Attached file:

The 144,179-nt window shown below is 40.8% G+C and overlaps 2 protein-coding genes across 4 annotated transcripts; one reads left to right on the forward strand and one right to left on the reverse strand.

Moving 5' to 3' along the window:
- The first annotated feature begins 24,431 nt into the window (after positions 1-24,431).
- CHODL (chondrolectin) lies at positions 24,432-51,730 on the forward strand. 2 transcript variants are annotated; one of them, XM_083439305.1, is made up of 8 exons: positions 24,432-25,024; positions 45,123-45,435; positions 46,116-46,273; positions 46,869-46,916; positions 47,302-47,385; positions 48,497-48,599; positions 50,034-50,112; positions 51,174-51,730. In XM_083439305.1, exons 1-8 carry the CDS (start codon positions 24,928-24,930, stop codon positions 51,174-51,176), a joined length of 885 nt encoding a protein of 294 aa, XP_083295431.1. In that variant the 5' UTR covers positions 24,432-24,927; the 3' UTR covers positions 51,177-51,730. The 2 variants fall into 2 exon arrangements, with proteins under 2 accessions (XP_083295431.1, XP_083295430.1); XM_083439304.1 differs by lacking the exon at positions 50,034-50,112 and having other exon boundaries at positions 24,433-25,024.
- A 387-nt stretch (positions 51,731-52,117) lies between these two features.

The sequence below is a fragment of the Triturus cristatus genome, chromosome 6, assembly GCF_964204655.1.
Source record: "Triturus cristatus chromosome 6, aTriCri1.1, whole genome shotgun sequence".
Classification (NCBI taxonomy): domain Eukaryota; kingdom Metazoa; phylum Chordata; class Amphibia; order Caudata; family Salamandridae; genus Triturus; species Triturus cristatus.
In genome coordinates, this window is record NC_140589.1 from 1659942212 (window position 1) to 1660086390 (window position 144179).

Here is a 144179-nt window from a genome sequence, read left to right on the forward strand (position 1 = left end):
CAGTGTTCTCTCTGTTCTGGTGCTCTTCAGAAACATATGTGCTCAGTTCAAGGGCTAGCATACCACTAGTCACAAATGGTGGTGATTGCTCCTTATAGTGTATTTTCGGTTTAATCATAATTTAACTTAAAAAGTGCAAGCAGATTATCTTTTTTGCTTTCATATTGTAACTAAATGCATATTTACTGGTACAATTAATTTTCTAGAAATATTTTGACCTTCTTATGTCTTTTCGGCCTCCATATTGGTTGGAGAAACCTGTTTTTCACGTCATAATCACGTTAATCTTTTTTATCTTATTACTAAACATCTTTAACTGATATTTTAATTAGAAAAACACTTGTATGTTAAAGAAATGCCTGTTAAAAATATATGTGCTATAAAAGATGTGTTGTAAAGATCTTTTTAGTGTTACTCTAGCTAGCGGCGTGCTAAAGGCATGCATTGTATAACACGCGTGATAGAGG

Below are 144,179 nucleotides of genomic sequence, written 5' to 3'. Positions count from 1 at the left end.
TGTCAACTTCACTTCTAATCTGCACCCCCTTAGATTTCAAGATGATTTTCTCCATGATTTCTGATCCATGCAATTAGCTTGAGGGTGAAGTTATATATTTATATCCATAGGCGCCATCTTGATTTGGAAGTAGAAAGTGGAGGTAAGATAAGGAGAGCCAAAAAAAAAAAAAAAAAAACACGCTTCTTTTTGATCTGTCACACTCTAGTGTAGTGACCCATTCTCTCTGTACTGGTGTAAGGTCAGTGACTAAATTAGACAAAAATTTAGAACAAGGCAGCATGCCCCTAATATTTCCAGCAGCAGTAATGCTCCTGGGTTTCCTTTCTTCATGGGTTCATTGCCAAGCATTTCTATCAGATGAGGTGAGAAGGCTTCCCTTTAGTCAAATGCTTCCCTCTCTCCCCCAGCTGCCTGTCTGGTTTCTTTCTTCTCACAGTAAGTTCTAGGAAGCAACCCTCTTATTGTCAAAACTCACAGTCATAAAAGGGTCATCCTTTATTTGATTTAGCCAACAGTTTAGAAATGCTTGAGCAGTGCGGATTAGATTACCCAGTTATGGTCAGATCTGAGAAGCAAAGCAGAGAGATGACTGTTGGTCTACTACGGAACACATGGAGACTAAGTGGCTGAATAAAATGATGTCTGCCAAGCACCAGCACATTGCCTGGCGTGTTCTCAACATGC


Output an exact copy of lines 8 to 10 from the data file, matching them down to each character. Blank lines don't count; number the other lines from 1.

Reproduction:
Classification (NCBI taxonomy): domain Eukaryota; kingdom Metazoa; phylum Chordata; class Amphibia; order Caudata; family Salamandridae; genus Triturus; species Triturus cristatus.
In genome coordinates, this window is record NC_140589.1 from 1659942212 (window position 1) to 1660086390 (window position 144179).

Here is a 144179-nt window from a genome sequence, read left to right on the forward strand (position 1 = left end):